Cell and Molecular Biology of Kidney Development

Kimberly J. Reidy, Norman D. Rosenblum

Research output: Contribution to journalArticle

96 Citations (Scopus)

Abstract

Abnormalities of kidney and urinary tract development are the most common cause of end-stage kidney failure in childhood in the United States. Over the past 20 years, the advent of mutant and transgenic mice and the manipulation of gene expression in other animal models has resulted in major advances in identification of the cellular and molecular mechanisms that direct kidney morphogenesis, providing insights into the pathophysiology of renal and urologic anomalies. This review focuses on the molecular mechanisms that define kidney progenitor cell populations, induce nephron formation within the metanephric mesenchyme, initiate and organize ureteric bud branching, and participate in terminal differentiation of the nephron. Highlighted are common signaling pathways that function at multiple stages during kidney development, including signaling via Wnts, bone morphogenic proteins, fibroblast growth factor, sonic hedgehog, RET/glial cell-derived neurotrophic factor, and notch pathways. Also emphasized are the roles of transcription factors Odd1, Eya1, Pax2, Lim1, and WT-1 in directing renal development. Areas requiring future investigation include the factors that modulate signaling pathways to provide temporal and site-specific effects. The evolution of our understanding of the cellular and molecular mechanisms of kidney development may provide methods for improved diagnosis of renal anomalies and, hopefully, targets for intervention for this common cause of childhood end-stage kidney disease.

Original languageEnglish (US)
Pages (from-to)321-337
Number of pages17
JournalSeminars in Nephrology
Volume29
Issue number4
DOIs
StatePublished - Jul 2009

Fingerprint

Cell Biology
Molecular Biology
Kidney
Nephrons
Hedgehogs
Fibroblast Growth Factors
Nerve Growth Factors
Mesoderm
Urinary Tract
Morphogenesis
Neuroglia
Transgenic Mice
Chronic Kidney Failure
Renal Insufficiency
Transcription Factors
Stem Cells
Animal Models
Gene Expression
Bone and Bones
Population

Keywords

  • differentiation
  • Genes
  • kidney development
  • metanephric mesenchyme
  • nephron
  • progenitor
  • ureteric bud

ASJC Scopus subject areas

  • Nephrology

Cite this

Cell and Molecular Biology of Kidney Development. / Reidy, Kimberly J.; Rosenblum, Norman D.

In: Seminars in Nephrology, Vol. 29, No. 4, 07.2009, p. 321-337.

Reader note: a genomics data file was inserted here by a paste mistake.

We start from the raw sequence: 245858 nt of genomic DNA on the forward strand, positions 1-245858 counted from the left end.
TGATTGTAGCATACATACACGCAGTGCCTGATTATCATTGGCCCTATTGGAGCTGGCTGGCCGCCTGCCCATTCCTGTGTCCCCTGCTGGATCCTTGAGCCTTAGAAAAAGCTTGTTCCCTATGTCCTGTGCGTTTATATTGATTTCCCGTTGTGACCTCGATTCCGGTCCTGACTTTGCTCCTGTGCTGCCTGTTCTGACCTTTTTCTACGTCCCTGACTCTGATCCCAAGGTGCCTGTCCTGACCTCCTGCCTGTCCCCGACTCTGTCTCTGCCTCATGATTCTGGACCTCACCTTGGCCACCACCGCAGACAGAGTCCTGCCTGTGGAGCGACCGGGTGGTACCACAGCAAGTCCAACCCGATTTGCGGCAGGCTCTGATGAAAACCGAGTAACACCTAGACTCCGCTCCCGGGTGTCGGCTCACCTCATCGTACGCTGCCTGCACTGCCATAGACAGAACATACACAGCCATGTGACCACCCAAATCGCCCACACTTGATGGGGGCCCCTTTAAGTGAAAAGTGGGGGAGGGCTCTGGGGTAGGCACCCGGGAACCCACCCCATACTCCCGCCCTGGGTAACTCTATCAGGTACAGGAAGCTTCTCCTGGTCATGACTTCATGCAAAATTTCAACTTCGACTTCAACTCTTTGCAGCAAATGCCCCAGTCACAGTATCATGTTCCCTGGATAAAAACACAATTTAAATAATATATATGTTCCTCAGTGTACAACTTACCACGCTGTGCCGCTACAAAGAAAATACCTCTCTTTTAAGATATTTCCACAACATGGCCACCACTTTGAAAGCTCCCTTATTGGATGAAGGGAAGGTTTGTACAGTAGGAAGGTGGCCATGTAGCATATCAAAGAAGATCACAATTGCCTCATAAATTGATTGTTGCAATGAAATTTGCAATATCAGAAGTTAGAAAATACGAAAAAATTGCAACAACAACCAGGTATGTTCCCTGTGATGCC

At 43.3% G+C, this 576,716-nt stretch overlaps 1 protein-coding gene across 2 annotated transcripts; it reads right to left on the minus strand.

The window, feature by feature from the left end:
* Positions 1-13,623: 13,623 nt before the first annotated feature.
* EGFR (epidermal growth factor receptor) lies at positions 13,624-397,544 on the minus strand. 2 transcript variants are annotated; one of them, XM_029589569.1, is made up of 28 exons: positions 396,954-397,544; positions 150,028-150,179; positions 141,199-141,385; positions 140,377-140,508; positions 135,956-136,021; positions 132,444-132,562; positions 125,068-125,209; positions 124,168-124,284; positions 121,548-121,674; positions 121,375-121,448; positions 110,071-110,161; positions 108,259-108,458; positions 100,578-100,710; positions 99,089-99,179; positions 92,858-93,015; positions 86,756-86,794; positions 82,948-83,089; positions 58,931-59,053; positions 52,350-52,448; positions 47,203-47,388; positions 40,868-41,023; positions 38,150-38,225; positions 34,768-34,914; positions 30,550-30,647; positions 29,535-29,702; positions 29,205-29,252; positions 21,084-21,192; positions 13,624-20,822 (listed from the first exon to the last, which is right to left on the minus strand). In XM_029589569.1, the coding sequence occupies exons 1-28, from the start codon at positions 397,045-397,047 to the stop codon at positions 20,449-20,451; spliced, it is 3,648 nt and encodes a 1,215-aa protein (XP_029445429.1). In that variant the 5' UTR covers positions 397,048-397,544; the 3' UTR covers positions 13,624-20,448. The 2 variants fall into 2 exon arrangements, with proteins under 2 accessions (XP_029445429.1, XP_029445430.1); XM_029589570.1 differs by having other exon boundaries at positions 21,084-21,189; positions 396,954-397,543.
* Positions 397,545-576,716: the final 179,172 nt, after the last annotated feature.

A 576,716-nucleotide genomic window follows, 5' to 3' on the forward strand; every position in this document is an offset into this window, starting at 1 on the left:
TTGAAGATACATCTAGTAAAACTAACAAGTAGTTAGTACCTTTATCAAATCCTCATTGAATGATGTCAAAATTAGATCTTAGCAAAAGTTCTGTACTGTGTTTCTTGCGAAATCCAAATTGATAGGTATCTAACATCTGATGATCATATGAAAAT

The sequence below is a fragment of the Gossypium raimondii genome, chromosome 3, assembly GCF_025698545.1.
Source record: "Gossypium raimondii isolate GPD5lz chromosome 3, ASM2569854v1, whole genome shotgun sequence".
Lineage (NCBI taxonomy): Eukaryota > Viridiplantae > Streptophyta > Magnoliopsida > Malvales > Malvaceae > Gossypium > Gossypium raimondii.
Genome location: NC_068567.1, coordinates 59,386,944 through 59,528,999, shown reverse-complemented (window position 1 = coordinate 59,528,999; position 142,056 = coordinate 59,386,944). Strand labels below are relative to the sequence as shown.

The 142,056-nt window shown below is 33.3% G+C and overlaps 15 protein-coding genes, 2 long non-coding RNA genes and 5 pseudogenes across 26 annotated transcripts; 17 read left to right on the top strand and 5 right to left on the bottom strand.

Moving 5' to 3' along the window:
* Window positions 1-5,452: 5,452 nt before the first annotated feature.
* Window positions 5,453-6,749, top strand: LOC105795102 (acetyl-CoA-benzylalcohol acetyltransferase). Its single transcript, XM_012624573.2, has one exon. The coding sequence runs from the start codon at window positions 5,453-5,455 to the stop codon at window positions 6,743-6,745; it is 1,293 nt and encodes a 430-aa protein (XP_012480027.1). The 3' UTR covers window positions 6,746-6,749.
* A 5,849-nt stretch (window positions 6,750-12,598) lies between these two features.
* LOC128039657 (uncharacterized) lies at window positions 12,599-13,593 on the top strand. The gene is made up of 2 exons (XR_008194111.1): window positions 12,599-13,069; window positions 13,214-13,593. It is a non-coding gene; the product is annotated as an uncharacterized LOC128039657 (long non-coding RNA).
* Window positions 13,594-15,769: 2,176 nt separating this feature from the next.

Research output: Contribution to journalArticle

Reidy, Kimberly J. ; Rosenblum, Norman D. / Cell and Molecular Biology of Kidney Development. In: Seminars in Nephrology. 2009 ; Vol. 29, No. 4. pp. 321-337.
@article{e5d74fb8466a42d69abbc9208d01f23c,
title = "Cell and Molecular Biology of Kidney Development",
abstract = "Abnormalities of kidney and urinary tract development are the most common cause of end-stage kidney failure in childhood in the United States. Over the past 20 years, the advent of mutant and transgenic mice and the manipulation of gene expression in other animal models has resulted in major advances in identification of the cellular and molecular mechanisms that direct kidney morphogenesis, providing insights into the pathophysiology of renal and urologic anomalies. This review focuses on the molecular mechanisms that define kidney progenitor cell populations, induce nephron formation within the metanephric mesenchyme, initiate and organize ureteric bud branching, and participate in terminal differentiation of the nephron. Highlighted are common signaling pathways that function at multiple stages during kidney development, including signaling via Wnts, bone morphogenic proteins, fibroblast growth factor, sonic hedgehog, RET/glial cell-derived neurotrophic factor, and notch pathways. Also emphasized are the roles of transcription factors Odd1, Eya1, Pax2, Lim1, and WT-1 in directing renal development. Areas requiring future investigation include the factors that modulate signaling pathways to provide temporal and site-specific effects. The evolution of our understanding of the cellular and molecular mechanisms of kidney development may provide methods for improved diagnosis of renal anomalies and, hopefully, targets for intervention for this common cause of childhood end-stage kidney disease.",